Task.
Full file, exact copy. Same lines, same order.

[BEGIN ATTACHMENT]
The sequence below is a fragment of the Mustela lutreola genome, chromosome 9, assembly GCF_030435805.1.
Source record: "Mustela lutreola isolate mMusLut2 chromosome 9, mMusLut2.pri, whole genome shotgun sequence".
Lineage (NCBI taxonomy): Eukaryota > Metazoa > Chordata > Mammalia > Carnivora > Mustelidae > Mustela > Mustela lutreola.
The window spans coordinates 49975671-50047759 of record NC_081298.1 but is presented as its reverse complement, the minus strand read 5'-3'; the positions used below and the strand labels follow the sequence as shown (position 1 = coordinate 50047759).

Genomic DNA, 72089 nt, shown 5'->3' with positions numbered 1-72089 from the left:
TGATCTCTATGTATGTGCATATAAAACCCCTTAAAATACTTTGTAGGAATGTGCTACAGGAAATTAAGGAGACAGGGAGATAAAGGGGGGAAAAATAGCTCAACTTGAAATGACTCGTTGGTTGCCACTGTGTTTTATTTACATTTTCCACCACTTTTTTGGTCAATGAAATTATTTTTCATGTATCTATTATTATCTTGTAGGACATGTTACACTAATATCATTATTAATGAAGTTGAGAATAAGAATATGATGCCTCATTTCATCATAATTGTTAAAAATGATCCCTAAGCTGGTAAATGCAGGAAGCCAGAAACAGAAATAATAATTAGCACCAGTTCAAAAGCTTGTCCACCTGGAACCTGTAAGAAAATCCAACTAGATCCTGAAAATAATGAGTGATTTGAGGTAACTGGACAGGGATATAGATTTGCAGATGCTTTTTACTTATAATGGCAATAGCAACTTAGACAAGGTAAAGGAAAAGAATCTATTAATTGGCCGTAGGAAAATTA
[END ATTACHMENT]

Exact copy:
The sequence below is a fragment of the Mustela lutreola genome, chromosome 9, assembly GCF_030435805.1.
Source record: "Mustela lutreola isolate mMusLut2 chromosome 9, mMusLut2.pri, whole genome shotgun sequence".
Lineage (NCBI taxonomy): Eukaryota > Metazoa > Chordata > Mammalia > Carnivora > Mustelidae > Mustela > Mustela lutreola.
The window spans coordinates 49975671-50047759 of record NC_081298.1 but is presented as its reverse complement, the minus strand read 5'-3'; the positions used below and the strand labels follow the sequence as shown (position 1 = coordinate 50047759).

Genomic DNA, 72089 nt, shown 5'->3' with positions numbered 1-72089 from the left:
TGATCTCTATGTATGTGCATATAAAACCCCTTAAAATACTTTGTAGGAATGTGCTACAGGAAATTAAGGAGACAGGGAGATAAAGGGGGGAAAAATAGCTCAACTTGAAATGACTCGTTGGTTGCCACTGTGTTTTATTTACATTTTCCACCACTTTTTTGGTCAATGAAATTATTTTTCATGTATCTATTATTATCTTGTAGGACATGTTACACTAATATCATTATTAATGAAGTTGAGAATAAGAATATGATGCCTCATTTCATCATAATTGTTAAAAATGATCCCTAAGCTGGTAAATGCAGGAAGCCAGAAACAGAAATAATAATTAGCACCAGTTCAAAAGCTTGTCCACCTGGAACCTGTAAGAAAATCCAACTAGATCCTGAAAATAATGAGTGATTTGAGGTAACTGGACAGGGATATAGATTTGCAGATGCTTTTTACTTATAATGGCAATAGCAACTTAGACAAGGTAAAGGAAAAGAATCTATTAATTGGCCGTAGGAAAATTA